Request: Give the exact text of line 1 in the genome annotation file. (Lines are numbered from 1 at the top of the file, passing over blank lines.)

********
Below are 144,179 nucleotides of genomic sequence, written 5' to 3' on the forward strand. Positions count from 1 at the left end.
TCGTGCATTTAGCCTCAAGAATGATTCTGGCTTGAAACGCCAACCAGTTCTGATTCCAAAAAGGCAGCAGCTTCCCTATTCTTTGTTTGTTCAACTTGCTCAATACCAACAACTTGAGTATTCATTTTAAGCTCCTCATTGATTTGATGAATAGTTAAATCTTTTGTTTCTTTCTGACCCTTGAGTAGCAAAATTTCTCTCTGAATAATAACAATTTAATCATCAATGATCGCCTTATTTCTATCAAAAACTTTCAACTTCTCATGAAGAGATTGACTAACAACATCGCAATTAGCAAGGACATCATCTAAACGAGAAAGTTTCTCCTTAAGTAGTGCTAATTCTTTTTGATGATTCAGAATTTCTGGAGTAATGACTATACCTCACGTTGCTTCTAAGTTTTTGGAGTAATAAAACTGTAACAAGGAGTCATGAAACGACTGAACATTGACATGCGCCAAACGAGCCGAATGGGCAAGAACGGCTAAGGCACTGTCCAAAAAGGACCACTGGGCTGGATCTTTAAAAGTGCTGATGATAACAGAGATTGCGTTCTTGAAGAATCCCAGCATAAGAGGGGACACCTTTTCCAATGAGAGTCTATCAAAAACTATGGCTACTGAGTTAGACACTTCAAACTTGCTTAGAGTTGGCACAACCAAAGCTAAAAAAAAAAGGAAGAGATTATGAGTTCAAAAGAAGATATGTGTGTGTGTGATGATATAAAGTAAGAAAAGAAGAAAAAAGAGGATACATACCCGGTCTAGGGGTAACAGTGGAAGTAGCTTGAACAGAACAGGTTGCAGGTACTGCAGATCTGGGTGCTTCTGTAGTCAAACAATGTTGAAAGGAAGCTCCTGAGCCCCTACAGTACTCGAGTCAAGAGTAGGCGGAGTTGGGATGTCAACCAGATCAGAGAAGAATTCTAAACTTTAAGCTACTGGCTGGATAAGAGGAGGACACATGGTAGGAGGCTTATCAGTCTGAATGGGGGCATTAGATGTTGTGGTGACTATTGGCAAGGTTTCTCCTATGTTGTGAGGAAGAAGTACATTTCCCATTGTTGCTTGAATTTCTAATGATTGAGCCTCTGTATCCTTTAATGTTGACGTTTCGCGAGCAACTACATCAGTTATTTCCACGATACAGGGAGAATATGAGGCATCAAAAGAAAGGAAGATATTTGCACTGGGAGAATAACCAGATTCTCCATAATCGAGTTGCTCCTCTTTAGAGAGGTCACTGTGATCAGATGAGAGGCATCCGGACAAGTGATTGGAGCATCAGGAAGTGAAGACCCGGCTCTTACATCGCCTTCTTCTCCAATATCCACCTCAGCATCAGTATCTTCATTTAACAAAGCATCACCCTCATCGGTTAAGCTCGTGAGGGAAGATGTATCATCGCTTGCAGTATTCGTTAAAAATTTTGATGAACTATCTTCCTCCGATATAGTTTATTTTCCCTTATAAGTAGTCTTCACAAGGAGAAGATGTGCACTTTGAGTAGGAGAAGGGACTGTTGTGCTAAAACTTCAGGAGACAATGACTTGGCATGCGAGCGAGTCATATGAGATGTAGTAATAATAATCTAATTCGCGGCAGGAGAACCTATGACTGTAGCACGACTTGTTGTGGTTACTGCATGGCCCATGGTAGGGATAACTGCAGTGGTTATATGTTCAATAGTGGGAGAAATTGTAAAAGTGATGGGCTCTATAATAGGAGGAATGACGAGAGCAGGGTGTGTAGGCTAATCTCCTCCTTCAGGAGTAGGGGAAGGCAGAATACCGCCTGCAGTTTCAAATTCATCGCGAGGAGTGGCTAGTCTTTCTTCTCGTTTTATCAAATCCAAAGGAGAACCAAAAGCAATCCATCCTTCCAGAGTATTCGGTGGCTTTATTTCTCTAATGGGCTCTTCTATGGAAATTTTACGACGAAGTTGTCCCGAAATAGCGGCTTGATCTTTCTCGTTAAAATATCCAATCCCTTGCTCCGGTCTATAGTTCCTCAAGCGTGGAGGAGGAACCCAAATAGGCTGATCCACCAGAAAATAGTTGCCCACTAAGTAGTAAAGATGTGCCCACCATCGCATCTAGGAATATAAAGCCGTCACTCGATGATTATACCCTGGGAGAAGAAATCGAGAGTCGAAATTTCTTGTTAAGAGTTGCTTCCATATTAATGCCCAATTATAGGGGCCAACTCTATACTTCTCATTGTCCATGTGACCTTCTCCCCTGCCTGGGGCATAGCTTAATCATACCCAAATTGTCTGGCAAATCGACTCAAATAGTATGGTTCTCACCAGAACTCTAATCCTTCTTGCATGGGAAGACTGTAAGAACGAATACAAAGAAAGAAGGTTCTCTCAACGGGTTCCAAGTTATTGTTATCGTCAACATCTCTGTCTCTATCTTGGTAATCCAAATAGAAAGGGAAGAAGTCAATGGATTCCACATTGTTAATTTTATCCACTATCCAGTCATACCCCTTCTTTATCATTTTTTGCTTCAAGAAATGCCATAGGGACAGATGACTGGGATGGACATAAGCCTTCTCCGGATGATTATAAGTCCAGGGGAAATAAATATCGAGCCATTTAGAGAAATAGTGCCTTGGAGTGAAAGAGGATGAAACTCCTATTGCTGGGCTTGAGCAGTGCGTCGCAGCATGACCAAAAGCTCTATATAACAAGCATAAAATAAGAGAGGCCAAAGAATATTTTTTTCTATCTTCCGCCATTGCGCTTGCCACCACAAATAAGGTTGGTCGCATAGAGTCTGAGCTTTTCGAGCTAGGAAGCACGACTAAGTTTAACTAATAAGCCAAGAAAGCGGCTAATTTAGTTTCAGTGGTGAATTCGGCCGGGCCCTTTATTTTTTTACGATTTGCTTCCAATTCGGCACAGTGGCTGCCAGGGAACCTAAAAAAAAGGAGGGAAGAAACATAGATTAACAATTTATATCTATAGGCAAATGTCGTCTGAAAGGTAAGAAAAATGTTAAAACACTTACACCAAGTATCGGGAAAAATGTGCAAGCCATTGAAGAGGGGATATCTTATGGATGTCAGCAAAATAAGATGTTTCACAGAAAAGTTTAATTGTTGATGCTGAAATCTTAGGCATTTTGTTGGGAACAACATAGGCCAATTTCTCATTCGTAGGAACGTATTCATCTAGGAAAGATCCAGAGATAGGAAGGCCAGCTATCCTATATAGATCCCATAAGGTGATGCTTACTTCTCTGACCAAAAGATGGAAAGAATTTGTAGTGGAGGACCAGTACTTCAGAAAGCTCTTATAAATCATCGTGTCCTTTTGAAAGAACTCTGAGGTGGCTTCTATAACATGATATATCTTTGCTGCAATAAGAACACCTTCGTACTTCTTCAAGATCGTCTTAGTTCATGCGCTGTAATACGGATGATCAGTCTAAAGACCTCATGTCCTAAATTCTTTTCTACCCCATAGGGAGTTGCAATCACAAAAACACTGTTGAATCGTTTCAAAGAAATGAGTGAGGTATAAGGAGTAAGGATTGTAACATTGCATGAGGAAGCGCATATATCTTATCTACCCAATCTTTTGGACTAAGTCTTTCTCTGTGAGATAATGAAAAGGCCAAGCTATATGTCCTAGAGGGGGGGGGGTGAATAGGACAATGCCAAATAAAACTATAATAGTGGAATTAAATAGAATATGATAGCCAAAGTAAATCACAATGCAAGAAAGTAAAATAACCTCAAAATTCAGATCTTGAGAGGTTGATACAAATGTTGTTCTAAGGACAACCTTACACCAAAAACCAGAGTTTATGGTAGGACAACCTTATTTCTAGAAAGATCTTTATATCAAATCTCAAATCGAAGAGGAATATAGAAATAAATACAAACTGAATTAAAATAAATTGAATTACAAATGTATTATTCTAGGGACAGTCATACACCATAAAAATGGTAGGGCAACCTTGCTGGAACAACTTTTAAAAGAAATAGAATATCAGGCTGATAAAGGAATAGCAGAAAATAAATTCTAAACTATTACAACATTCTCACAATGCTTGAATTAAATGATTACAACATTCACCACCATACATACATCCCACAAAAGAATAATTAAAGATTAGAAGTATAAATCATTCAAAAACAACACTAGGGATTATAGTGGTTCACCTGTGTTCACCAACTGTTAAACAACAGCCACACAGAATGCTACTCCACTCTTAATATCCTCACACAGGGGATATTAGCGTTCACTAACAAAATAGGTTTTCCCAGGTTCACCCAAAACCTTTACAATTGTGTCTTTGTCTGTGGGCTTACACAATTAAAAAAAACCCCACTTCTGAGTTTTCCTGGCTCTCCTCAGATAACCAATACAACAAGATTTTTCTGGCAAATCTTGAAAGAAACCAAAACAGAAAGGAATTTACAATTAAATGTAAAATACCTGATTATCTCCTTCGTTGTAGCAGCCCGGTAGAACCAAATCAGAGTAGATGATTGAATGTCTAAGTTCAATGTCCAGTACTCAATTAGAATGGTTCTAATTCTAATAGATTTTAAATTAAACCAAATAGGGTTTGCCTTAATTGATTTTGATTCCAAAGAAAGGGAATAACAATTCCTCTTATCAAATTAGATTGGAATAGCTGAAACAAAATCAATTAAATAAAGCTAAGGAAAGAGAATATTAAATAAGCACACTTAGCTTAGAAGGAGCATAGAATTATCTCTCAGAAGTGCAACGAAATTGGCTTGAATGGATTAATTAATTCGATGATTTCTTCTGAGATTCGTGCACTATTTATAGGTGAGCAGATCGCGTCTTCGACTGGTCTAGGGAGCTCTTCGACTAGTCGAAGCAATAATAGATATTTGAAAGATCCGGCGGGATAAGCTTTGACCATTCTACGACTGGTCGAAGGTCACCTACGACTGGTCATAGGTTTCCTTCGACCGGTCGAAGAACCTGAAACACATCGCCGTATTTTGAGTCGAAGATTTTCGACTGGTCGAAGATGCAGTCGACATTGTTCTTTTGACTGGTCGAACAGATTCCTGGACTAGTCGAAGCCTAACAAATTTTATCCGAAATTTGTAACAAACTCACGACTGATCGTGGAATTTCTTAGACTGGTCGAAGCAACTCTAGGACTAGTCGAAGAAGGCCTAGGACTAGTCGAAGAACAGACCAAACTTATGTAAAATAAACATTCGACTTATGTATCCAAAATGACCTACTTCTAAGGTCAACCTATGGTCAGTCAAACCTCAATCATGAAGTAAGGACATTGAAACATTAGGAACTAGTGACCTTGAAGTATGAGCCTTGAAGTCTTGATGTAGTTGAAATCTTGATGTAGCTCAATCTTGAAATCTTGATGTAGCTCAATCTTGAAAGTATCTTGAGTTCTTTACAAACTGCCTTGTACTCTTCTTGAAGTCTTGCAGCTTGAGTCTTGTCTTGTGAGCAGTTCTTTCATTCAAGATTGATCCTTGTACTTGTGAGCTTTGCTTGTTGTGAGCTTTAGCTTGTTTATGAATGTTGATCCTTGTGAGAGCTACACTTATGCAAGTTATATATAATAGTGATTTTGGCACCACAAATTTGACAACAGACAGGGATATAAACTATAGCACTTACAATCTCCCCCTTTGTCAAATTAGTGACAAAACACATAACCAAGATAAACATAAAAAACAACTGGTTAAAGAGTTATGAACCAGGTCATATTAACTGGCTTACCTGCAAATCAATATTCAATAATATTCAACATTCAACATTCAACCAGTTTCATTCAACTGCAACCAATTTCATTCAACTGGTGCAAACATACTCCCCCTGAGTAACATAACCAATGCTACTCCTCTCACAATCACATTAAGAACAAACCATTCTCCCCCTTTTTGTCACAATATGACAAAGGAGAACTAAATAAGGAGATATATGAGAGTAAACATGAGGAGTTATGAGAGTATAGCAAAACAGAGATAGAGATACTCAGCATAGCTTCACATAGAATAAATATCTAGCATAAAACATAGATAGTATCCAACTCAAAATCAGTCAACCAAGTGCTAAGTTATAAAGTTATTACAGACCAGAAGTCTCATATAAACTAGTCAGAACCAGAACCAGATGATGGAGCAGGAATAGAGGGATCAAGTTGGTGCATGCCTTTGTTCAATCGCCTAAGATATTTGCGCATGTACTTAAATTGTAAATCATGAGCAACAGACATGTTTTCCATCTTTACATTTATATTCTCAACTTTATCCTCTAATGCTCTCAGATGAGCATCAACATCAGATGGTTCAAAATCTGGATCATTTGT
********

Below are 144,179 nucleotides of genomic sequence, written 5' to 3' on the forward strand. Positions count from 1 at the left end.